Tahuya May 2019

Another trip to Tahuya, and only a mere 7 months after the trip here! We had wonderful weather for today—partly sunny, comfortably warm without being hot—and no rain for today. After the trip we had last October when we found Tahuya to have really upped its game in challenge, we had a lot more rigs come along.

In October we just had 4 rigs on the trail. This time we had 10! Gary and Casey were there with Miss Understood and Miss Creant; Troy Messick in his no-longer stock Blue TJ that he was using to seek revenge on the trail “challenges” he had in October when it was bone stock; Christian Leger and his father Lynn were in his Samurai buggy (now with his game upped with Dana 44s and brand spanking new Iroks—literally with only 5 miles on them at the start of the day); Michael Levine and his friend John riding shotgun in his silver FJ; Travis Butterfield in his ever growing and impressive red JKU; Candidate Dave Cook in his green YJ (which we discovered later is actually a formerly RED YJ—just what we need, another red YJ!); Even Pauls in his LJ; and the best ever addition to any trail—Moose in Moosenstein. We were also privileged to have Ron from W.E. Rock join us for the first half of the day. Ron is one of the people who helped build the Tahuya trail system up from the “2WD Leaf Run” status it used to be into the really good and amazing place it is now. We had the added benefit that he knows the Tahuya trails, and was able to lead us to the good stuff right off the bat! (It also may be noted that although I was technically the trail leader for this trip, I didn’t have my white JKR there. It’s currently sidelined with a very wobbly left front unit wheel bearing that I just didn’t trust not to eject the tire and wheel on I-5 on the trip to Tahuya. Gary very kindly agreed to let me ride shotgun in the Miss Understood—quite the privilege to ride in his fantastic rig with one of the best drivers in our club!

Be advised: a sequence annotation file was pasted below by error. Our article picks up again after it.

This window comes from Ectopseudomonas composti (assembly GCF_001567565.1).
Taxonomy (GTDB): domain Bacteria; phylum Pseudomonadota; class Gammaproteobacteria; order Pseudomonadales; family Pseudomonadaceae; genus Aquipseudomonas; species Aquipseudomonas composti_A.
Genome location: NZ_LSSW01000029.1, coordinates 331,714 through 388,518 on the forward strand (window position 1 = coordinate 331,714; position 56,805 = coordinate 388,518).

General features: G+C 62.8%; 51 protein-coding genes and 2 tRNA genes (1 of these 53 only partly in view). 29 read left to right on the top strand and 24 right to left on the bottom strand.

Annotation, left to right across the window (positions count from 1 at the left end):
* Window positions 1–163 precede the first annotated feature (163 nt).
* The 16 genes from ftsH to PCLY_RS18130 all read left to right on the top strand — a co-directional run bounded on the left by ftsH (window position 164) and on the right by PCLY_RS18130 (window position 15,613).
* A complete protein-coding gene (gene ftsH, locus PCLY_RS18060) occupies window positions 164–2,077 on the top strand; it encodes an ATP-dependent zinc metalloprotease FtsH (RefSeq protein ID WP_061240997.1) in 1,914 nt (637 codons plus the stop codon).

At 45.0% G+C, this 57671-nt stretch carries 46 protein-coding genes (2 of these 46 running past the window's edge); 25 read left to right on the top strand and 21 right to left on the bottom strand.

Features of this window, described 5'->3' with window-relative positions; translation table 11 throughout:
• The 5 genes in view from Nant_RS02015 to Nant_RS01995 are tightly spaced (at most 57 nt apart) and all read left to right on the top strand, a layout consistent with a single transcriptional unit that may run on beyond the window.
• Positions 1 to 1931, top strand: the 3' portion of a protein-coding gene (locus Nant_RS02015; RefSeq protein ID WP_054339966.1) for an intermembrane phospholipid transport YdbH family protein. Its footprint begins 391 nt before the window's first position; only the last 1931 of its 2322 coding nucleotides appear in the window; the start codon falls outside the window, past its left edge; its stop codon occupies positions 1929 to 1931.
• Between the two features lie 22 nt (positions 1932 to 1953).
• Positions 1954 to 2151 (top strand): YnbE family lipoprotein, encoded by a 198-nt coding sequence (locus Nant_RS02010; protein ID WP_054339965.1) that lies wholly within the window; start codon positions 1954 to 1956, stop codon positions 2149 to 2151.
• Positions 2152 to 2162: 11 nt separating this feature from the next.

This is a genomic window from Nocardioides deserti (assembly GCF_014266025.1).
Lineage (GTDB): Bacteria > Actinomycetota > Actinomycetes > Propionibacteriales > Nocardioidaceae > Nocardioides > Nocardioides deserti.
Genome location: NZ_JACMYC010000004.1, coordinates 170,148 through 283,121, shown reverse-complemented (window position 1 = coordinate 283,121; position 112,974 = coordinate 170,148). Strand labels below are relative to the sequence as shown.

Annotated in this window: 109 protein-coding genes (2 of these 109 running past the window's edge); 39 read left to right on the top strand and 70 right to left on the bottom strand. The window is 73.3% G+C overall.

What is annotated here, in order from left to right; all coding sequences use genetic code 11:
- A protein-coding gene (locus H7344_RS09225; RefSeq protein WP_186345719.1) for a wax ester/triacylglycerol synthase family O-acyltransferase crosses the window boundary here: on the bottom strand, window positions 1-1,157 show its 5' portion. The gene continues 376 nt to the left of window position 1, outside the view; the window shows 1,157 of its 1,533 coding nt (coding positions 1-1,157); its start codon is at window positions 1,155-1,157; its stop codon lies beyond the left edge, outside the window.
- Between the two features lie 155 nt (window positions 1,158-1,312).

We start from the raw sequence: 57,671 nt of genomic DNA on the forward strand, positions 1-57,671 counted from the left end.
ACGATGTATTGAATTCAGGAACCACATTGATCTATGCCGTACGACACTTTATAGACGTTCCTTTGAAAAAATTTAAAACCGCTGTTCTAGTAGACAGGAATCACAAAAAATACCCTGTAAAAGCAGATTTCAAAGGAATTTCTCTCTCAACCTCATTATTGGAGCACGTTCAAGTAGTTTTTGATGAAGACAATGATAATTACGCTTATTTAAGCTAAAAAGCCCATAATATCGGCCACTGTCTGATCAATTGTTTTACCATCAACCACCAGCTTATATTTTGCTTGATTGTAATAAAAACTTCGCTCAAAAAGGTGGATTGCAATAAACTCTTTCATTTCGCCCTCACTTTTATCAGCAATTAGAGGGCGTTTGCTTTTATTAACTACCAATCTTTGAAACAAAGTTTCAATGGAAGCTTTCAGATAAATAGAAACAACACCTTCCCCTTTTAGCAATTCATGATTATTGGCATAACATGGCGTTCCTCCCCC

With recent rains, we expected to see a fair bit of “wet” on the trails, especially as this is late spring after the winter rainy season, but such was not quite the case. We found there were a few patches of shallow mud (more wet dirt), but no mudholes and only a very few areas on the trails for Casey to make “mudnados”. Otherwise, it could hardly have been better weather for this trip!

After the obligatory meet-up at the Safeway where everyone topped off fuel tanks, made a pit-stop in the Safeway and got the lastminute supplies, we headed out to the trailhead at the Elfendahl Staging area to air down, have our drivers meeting, and then hit the trails!

We started out heading into the trails across Elfendahl Pass Road from the staging area, and headed to the right (north), into the Trail 84 area. Ron guided us right to the top of the steep rock climb we’d faced last fall. However, if anything, it was tougher than it had been in October. I don’t quite recall the official name of this hill, but I think calling it “Casey’s Hill” would be appropriate, as she absolutely delighted in having a number of us fill the coffers with tow fees. Only about half of our group attempted the climb (Gary, Troy, Christian, Travis, Evan and Ron), and all but Ron and Evan contributed winching fees. However, Evan decided he wanted to try the climb a second time by taking a different route—and then he promptly contributed his own winching fee. (Casey was absolutely delighted with all of this!!) This hill was basically all big bounders with big holes dug out at the bottoms of the rocks, and all the loose “man-sized rocks” (Ron called them this because they are of a size suitable for one man to move) were either gone or at the bottom of the hill. Tough to stack the rocks you don’t have! There are really only three routes through this—the left side next to a tree that’s impossible to totally avoid, or the right side which has huge rocks and deep holes that are perfect for trapping tires and differentials, not to mention putting one badly off-camber and ready to roll. Regardless of which of these one encountered, all virtually guaranteed pulling rope to get to the top. (Oh yeah, that third route was the bypass!)